The Ministry of Justice is preparing amendments to the Political Parties Act. While the forced dissolution of parties that have received criminal penalties has been discussed, both the ministry and the Constitutional Committee of the Riigikogu believe that initially, milder measures should be considered.
At the beginning of the year, the Riigikogu received a collective petition proposing that parties should be forcibly dissolved for corruption crimes. The topic has been discussed several times by the Riigikogu Constitutional Committee. At the latest discussion in November, the committee concluded that forced dissolution should be a last resort, and other means of punishment should be found first.
Liisa Oviir, the head of the Political Parties Financing Supervision Committee (ERJK), pointed out that several pan-European institutions believe that parties should only be forcibly dissolved if they pose an existential threat to the existing constitutional and democratic order.
"Forced dissolution of a party is an extreme measure that can only be applied in extreme circumstances. And it is absolutely in the interest of democracy that any forced dissolution for ideological reasons is excluded," said Oviir.
Oviir agreed partly with the initiators of the petition, stating that the issue needs to be addressed and the discussion is essential.
"Let me remind you that the ERJK was created in 2011 precisely in response to societal expectations following political corruption," Oviir added.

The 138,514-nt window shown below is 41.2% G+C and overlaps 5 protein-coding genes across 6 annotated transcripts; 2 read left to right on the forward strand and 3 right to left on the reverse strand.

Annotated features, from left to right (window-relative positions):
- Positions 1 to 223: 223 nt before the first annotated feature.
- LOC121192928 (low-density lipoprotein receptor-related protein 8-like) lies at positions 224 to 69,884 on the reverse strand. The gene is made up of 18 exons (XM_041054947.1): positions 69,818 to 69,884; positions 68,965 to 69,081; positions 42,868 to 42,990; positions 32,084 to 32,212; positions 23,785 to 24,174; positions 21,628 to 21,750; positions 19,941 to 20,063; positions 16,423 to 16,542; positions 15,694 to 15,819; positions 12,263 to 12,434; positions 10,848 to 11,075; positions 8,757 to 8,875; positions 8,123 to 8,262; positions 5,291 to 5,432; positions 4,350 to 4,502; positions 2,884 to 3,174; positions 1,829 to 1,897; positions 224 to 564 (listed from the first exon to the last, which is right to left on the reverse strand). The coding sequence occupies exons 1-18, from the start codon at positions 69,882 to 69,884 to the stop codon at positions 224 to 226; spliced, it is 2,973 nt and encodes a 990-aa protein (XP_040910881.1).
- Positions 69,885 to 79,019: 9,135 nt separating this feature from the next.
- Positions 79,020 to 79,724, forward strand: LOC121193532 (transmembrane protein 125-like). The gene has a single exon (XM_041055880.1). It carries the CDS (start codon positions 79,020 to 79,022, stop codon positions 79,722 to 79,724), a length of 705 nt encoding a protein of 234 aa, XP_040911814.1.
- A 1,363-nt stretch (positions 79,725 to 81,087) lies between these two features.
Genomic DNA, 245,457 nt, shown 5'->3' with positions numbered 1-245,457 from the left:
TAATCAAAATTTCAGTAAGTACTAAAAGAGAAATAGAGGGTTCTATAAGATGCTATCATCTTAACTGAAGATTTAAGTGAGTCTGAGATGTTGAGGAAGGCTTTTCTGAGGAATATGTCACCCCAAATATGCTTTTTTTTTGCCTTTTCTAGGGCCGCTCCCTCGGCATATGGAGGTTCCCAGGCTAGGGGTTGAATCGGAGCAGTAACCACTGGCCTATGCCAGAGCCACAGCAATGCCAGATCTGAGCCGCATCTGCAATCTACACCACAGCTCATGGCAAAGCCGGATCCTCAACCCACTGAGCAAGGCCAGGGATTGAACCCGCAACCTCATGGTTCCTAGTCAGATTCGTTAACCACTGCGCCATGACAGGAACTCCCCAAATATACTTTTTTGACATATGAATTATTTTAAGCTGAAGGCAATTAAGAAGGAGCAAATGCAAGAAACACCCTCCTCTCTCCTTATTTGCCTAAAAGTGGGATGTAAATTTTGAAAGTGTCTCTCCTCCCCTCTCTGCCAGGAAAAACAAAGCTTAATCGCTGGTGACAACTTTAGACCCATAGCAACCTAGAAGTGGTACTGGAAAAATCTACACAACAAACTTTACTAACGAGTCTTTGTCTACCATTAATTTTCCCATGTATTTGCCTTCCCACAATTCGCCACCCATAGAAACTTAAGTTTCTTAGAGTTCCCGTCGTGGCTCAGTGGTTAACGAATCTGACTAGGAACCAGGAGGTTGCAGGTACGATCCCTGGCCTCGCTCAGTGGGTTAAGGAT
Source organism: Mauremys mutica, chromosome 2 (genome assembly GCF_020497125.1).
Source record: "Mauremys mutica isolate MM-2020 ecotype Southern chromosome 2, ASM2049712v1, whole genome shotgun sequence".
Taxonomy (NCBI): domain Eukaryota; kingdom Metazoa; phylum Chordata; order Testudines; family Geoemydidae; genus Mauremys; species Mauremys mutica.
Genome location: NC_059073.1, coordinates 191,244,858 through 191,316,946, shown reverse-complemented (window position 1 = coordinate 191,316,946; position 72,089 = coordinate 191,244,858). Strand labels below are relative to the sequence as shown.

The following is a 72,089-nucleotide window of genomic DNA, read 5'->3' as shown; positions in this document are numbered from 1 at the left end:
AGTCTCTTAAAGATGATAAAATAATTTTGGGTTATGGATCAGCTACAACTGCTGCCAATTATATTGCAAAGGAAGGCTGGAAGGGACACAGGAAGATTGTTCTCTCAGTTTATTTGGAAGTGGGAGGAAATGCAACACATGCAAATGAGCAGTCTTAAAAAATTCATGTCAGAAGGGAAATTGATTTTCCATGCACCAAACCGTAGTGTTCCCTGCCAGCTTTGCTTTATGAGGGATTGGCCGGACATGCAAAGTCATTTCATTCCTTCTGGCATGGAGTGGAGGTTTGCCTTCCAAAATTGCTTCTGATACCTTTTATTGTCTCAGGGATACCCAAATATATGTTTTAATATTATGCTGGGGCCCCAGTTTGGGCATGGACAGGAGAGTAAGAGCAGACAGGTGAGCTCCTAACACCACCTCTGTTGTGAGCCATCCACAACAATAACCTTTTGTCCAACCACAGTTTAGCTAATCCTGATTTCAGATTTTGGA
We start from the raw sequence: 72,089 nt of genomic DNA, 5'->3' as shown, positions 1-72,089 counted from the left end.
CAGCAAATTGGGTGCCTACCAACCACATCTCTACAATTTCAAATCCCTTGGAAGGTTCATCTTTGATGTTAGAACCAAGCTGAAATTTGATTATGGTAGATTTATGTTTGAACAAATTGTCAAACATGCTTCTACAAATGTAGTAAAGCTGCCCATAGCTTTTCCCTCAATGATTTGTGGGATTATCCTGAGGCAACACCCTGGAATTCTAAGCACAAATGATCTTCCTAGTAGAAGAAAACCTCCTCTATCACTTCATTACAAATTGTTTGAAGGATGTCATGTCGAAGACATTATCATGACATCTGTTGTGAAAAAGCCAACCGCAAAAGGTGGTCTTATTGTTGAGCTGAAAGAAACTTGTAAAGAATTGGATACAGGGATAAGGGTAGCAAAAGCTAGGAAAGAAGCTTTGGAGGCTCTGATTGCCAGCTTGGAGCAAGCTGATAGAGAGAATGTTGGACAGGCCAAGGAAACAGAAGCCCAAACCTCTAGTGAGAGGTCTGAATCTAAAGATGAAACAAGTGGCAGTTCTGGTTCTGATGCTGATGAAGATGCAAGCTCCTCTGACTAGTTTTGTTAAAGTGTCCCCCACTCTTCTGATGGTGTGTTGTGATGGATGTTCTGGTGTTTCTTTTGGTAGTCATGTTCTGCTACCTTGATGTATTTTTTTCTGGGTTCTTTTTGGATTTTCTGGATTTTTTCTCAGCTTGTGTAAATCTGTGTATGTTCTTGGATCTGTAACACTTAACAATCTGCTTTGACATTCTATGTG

In preparing amendments to the Political Parties Act, the Ministry of Justice has not discussed the forced dissolution of parties. However, Justice Minister Kalle Laanet said it is planned, as such a proposal has come from the Constitutional Committee.
"We must definitely look at which crimes justify forced dissolution. It can't be so that just any minor criminal offense leads directly to the forced dissolution of a party as a legal entity. Striking a balance is very important because if there is no balance, other political forces might use it to achieve their own goals," Laanet explained.
Election coalitions do not share parties' obligations
Ants Frosch, a member of the Constitutional Committee from EKRE, emphasized that it is much more important to focus on electoral alliances, which currently are subject to very different rules than parties.
"The main problem with election coalitions is that, legally speaking, they are associations with practically no responsibility. There are many examples of corruption in local governments and relevant suspicions. Citizens primarily interact with how local governments are run. And there are risks in terms of how public procurements are handed etc. It is all lower-level compared to the central government and often gets overlooked by anti-corruption efforts," Frosch said.
The justice minister also talked about the need to equalize regulations for electoral alliances and parties.
"They do not have to disclose their financiers. These obligations are not equivalent; parties have greater obligations than electoral alliances," Laanet pointed out.